Personally, we feel that taking a vacation this year is more important than ever, after all our family has recently been through. It is not a coincidence that we chose Southern California, in particular L.A. as the destination. My two trips there in December were very traumatic. Going to the same venues, this time for a fun vacation with the family, seems like it would be very therapeutic.

      Please do leave a comment with your contact info (it will not be published). I hope you get to take that trip to the zoo, after all.

    2. Well I did a bit of "researching", too, and this was a troll comment from you know where. This made up name neither did pray about anything, nor did she donate anything. About 99 percent of what she'd written is a lie. The whole point was to question you how dare you go visit a state right next to yours when you asked for donations. I'm still praying that one day there will be no troll comments published since none of your readers need to see these idiots and liars. Thank you.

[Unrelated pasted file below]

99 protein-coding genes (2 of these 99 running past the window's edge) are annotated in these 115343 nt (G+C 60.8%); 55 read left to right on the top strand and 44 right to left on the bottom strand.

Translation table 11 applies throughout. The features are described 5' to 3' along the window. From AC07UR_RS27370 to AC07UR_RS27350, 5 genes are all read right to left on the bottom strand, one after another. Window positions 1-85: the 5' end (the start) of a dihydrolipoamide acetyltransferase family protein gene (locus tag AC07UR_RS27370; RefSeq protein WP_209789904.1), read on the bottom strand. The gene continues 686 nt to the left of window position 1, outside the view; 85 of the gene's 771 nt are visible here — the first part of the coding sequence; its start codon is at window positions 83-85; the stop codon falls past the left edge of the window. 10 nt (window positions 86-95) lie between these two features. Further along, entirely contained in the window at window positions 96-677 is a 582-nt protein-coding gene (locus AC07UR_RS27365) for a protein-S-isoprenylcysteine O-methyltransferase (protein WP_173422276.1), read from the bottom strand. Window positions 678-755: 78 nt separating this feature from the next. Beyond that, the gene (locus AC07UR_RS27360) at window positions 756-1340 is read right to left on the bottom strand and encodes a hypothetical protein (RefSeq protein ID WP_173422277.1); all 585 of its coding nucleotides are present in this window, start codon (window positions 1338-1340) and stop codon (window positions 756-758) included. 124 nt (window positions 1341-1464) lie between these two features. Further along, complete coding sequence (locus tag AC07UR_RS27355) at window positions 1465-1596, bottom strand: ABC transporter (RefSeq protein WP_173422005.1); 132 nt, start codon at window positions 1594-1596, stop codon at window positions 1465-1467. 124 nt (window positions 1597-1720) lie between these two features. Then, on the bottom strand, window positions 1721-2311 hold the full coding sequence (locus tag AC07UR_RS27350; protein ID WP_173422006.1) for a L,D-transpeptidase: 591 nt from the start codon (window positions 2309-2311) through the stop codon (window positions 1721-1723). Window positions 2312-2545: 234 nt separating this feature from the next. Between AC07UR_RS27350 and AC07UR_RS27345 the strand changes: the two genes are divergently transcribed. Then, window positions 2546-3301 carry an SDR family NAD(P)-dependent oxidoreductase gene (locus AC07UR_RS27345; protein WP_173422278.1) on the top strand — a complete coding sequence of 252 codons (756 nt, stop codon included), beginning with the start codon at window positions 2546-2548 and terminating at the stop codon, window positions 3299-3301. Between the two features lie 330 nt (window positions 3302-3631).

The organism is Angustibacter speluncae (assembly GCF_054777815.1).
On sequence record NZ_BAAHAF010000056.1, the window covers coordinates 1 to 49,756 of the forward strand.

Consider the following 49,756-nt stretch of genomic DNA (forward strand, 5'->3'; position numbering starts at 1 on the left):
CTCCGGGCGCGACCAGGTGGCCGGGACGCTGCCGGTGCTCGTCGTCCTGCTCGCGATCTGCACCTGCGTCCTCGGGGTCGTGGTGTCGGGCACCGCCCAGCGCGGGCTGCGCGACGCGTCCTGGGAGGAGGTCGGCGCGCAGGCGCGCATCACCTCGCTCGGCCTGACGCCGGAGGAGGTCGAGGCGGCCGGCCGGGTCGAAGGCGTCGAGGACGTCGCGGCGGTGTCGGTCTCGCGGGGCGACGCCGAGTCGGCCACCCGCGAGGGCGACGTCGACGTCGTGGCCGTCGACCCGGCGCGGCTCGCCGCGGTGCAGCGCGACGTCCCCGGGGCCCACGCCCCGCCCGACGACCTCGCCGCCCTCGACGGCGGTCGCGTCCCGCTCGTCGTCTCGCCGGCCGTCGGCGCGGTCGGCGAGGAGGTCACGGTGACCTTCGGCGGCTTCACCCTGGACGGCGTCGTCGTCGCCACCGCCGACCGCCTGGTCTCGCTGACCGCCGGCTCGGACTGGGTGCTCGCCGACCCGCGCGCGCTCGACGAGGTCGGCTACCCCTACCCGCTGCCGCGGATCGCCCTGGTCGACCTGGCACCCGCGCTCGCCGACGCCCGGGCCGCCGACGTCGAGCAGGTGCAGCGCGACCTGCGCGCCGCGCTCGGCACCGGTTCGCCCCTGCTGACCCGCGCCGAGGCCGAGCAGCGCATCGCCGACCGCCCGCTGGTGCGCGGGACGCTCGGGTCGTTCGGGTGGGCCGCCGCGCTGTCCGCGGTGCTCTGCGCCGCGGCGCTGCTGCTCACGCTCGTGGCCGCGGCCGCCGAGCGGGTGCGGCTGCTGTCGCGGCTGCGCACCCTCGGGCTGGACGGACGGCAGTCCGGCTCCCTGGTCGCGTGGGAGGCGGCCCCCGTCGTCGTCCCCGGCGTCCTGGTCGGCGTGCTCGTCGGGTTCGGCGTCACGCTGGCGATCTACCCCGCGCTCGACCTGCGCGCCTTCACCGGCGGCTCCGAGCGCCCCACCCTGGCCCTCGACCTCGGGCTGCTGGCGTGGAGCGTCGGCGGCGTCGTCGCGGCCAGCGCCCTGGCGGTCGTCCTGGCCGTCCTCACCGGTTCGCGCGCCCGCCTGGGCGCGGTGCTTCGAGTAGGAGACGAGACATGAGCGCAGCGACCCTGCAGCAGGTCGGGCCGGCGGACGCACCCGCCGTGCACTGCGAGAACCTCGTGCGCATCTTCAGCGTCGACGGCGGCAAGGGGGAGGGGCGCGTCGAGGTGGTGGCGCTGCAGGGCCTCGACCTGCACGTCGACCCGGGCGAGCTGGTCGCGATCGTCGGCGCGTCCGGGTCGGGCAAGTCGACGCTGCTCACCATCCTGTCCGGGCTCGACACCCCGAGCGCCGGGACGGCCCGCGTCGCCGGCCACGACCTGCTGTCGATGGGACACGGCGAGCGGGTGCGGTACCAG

3. PSSS See, this is how sincerely concerned I am Anita, just to clarify, as I was typing at a rocket speed I meant to type:

      Do you find fault in Him? And are you trusting in your works? Cos if you do find fault in Him AND/OR are trusting in your works to save you, then you never had saving faith to begin with.

      And I'd also like to clarify 'saving faith'. It should be just 'faith'. Cos I believe the least faith saves, provided it's a faith in Christ alone.